FTI says trade solution runs through Russia
Large market eyed to revive export growth
Thailand's trade with Russia could help improve slumbering exports because the sprawling Eurasian country has potential as a rich channel for Thai goods and services, says Supant Mongkolsuthree, chairman of the Federation of Thai Industries (FTI).
Thai exports fell for the fourth straight month in June, due to weak global demand amid the world's economic slowdown, ongoing international trade tensions between the US and China, and lower oil prices.
The Commerce Ministry said in July that for the first six months of 2019, the country's overall shipments dropped 2.9% year-on-year to US$113 billion.
"This is the channel that we should look more into," Mr Supant told the Bangkok Post at the 2nd Russian-Thai Business Forum held yesterday. "Russia is a big country that consumes lots of products worldwide."
Russia's population is roughly 145 million.
What the Thai government should do, Mr Supant said, is find ways to increase trade volume between the two countries to ease the unwanted effects from the US-China trade war that is hurting Thailand's exports right now.
"Russia has been backing away from its relationship with the US for quite some time now, so its trade volume is depending more on domestic demand and China, and what we could do is increase our trade with them as well," he said.
One concern Mr Supant acknowledged is that exporting to Russia is "quite complicated" at the moment because of the high level of regulations and a tax system that is still "quite unsupportive".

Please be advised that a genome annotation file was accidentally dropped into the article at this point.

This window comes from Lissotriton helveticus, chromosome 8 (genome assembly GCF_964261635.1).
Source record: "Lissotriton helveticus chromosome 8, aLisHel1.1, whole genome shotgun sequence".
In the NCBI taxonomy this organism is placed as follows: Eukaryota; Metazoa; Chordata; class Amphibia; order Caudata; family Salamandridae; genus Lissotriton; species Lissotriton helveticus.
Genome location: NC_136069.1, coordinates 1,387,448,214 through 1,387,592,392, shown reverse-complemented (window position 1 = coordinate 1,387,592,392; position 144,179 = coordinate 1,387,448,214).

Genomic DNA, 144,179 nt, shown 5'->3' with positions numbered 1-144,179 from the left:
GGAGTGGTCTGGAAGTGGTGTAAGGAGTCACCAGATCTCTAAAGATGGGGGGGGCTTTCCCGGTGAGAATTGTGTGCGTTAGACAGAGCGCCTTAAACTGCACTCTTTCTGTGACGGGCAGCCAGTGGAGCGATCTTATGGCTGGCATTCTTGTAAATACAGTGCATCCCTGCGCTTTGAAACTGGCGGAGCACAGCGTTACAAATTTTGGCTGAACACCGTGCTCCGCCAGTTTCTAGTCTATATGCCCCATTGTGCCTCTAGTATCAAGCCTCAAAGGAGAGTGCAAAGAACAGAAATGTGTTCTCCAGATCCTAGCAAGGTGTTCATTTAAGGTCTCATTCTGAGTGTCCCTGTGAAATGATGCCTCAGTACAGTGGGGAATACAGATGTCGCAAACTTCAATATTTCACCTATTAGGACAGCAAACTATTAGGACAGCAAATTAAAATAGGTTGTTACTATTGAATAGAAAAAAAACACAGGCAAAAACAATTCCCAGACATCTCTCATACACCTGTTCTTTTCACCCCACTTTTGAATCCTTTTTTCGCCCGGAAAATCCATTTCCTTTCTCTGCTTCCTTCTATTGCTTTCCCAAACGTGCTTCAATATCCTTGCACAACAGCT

"This is where the Thai and Russian governments could work together in negotiation to make the trading situation between the two countries more conducive," he said. "If we can fix these problems, then the trade volume between the two countries could increase quite substantially."
Kriengkrai Thiennukul, the FTI's vice-chairman and the federation's point man on relations with Russian businesses, told the Bangkok Post that Thailand and Russia already have some trade agreements with one another which contributed to trade volume of about $3.5 billion last year, but the figure is still "small".
"Thailand shipped about $1 billion worth of goods to Russia and imported about $2 billion, which means that we are the one with the trade deficit," Mr Kriengkrai said. "Nevertheless, the prime minister and the Russian president already met about two years ago and they both commented that there was still a lot of room to improve the bilateral relationship."
Prime Minister Prayut Chan-o-cha met with Russian President Vladimir Putin at the Brics Summit in Sochi in 2017.
The target for the trading relationship between the two countries remains set at $10 billion per year by 2020, Mr Kriengkrai said, and it's up to the related agencies, such as the Foreign and Commerce ministries, to work together to meet the goal.
He said the Eastern Economic Corridor scheme is the main area that could improve cooperation between two countries, as the EEC is aiming to develop new S-curve industries for the Thai economy based on digital transformation.
Since Russia has expertise in information technology, a great opportunity is available for Thailand to use the EEC to attract Russian investment flows.
"On the other hand, Russia is also urging Thai investors to invest in Russia's agricultural, food and furniture sectors," Mr Kriengkrai said.
"President Putin is concentrating on his country's food security right now, which presents a good opportunity for Thai investors in the food sector to invest in Russia," he said. "Meanwhile, Russia also has lots of forest land that could be turned into furniture, and they are inviting us to invest in this field as well."